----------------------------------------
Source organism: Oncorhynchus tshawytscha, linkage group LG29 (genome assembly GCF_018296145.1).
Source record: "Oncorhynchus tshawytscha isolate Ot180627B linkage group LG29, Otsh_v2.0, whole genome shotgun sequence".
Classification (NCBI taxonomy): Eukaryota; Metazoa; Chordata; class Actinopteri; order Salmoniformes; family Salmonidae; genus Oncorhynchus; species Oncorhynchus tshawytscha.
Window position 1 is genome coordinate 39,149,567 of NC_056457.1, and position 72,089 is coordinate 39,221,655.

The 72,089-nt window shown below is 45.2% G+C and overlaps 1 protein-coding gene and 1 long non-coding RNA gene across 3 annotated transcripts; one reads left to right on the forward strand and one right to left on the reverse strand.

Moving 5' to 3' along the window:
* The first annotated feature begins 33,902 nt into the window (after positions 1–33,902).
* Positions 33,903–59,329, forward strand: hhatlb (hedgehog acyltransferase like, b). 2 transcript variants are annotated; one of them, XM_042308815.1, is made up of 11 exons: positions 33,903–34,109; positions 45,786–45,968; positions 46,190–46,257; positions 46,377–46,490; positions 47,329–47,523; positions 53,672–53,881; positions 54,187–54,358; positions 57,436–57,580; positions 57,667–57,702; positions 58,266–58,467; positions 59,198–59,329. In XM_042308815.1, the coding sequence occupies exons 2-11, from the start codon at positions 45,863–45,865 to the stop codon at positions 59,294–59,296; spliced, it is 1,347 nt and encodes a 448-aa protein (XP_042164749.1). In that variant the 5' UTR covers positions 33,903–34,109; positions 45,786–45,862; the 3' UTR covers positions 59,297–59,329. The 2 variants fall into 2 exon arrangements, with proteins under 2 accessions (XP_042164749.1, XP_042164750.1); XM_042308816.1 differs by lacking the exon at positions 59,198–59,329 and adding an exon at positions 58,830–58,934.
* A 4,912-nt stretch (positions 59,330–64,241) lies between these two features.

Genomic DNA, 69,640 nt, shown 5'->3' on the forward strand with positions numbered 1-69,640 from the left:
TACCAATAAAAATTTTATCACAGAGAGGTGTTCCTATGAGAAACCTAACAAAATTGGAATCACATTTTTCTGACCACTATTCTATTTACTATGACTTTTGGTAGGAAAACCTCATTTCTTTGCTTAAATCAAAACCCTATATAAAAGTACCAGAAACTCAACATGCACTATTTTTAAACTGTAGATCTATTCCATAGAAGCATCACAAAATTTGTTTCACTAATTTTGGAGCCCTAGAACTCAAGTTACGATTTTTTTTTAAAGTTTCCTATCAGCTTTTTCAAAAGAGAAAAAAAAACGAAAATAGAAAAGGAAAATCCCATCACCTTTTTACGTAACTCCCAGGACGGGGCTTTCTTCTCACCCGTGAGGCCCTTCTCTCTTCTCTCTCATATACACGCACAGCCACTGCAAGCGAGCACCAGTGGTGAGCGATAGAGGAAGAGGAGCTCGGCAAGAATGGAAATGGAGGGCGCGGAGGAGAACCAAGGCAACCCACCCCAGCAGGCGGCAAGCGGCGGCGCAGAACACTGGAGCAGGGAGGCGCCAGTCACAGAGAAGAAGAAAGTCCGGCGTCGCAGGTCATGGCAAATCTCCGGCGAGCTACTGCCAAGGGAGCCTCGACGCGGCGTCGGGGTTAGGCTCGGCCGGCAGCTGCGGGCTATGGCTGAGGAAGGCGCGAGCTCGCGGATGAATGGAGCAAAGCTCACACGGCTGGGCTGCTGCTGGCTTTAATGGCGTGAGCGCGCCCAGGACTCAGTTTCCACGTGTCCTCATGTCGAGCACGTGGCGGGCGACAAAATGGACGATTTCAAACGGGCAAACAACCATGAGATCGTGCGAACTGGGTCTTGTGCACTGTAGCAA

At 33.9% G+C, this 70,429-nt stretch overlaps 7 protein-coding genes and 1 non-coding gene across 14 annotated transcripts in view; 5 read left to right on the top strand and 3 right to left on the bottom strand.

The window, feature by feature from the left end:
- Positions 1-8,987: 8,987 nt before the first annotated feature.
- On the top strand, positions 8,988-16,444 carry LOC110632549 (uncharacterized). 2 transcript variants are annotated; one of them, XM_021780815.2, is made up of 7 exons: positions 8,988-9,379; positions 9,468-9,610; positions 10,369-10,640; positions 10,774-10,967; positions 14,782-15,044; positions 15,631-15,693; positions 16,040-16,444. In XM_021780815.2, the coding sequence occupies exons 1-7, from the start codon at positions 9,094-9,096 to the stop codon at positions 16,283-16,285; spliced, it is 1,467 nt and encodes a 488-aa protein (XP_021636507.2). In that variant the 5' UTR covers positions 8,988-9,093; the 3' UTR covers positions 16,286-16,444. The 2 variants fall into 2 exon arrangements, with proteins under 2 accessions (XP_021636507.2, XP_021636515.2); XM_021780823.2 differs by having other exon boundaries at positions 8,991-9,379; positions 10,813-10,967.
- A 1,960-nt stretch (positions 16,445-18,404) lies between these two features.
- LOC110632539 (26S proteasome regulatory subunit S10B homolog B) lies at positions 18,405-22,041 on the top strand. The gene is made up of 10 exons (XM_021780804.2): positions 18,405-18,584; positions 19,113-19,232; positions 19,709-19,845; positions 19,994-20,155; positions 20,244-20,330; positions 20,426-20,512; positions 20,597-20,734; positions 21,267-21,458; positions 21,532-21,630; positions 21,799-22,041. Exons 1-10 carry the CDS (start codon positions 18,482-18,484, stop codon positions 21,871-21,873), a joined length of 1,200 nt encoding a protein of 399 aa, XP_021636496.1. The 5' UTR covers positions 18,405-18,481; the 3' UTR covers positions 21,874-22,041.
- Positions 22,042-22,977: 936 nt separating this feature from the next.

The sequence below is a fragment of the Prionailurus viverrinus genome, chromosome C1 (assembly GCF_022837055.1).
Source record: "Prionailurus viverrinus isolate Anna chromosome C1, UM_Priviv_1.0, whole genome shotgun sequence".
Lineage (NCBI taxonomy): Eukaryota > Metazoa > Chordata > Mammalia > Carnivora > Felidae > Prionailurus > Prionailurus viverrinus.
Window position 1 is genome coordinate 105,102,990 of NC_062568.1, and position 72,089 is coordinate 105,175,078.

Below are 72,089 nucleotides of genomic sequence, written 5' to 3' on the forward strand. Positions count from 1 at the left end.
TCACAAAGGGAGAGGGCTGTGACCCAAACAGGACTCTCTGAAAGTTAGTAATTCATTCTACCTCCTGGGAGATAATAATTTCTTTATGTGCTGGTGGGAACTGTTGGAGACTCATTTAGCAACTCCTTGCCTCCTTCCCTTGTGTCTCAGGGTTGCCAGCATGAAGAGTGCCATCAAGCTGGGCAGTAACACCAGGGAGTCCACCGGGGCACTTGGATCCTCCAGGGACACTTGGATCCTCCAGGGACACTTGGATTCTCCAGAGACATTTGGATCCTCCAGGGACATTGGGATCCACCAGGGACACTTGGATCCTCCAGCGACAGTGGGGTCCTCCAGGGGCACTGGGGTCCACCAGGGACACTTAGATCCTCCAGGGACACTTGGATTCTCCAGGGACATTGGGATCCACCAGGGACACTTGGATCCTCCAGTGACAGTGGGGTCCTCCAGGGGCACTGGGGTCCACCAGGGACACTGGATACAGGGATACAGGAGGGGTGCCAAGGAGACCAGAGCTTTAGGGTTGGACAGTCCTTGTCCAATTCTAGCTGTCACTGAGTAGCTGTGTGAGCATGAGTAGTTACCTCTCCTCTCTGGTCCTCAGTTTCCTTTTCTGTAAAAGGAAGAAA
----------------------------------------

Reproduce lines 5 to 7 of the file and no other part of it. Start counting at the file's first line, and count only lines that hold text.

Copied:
The 72,089-nt window shown below is 45.2% G+C and overlaps 1 protein-coding gene and 1 long non-coding RNA gene across 3 annotated transcripts; one reads left to right on the forward strand and one right to left on the reverse strand.

Moving 5' to 3' along the window:
* The first annotated feature begins 33,902 nt into the window (after positions 1–33,902).